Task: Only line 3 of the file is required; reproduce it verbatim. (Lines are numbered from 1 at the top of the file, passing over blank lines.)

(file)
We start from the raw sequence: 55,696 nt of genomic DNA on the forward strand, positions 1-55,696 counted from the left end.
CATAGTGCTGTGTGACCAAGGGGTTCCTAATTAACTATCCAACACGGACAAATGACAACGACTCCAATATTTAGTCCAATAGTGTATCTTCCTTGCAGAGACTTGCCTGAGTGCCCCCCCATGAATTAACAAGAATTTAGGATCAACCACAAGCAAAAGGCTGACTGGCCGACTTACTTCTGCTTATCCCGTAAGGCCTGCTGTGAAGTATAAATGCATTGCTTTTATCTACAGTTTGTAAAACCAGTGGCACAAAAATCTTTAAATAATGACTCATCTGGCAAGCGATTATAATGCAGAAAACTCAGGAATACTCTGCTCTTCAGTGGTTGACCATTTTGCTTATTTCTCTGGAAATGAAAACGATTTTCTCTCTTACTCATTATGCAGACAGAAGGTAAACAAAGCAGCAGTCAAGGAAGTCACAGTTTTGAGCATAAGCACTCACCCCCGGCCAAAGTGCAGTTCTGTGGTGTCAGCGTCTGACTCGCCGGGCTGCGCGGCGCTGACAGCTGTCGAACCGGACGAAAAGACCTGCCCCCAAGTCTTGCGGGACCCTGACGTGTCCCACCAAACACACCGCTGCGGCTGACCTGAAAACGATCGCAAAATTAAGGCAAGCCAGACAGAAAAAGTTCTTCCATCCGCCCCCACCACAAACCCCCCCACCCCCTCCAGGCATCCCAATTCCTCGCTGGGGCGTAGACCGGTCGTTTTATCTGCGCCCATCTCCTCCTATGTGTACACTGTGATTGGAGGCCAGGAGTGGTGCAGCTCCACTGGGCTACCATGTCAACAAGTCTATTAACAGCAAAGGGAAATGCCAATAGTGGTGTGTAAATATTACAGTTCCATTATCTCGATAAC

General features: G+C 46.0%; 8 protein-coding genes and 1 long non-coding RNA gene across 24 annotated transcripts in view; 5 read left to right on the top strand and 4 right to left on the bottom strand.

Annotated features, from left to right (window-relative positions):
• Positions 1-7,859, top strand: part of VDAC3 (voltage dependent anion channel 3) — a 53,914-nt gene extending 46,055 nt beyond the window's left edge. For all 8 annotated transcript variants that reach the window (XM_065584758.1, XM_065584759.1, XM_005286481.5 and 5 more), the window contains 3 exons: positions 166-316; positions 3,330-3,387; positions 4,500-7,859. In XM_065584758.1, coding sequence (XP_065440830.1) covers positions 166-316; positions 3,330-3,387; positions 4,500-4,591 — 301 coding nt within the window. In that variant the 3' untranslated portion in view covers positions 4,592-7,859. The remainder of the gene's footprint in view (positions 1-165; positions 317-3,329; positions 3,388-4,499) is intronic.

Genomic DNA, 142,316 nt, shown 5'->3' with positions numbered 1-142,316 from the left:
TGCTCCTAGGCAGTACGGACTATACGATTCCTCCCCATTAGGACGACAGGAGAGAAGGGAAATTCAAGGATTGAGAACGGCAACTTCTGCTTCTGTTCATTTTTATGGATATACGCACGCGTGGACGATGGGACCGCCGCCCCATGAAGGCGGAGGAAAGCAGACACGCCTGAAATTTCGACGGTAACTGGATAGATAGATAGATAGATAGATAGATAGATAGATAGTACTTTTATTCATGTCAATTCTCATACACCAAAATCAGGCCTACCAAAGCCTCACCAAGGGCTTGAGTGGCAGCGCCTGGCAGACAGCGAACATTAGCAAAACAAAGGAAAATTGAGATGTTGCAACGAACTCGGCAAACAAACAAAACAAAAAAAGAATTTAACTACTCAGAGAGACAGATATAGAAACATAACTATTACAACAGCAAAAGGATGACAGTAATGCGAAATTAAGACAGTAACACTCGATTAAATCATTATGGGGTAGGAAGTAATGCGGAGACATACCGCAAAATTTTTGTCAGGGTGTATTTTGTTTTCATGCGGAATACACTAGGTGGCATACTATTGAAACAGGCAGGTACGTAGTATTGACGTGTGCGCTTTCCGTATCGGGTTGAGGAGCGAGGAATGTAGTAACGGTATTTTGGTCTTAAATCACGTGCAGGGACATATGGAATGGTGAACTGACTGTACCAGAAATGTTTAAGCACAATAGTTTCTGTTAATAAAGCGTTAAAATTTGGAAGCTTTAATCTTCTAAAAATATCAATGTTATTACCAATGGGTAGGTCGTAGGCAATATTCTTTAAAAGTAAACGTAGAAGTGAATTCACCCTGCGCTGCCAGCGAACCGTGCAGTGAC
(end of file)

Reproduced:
General features: G+C 46.0%; 8 protein-coding genes and 1 long non-coding RNA gene across 24 annotated transcripts in view; 5 read left to right on the top strand and 4 right to left on the bottom strand.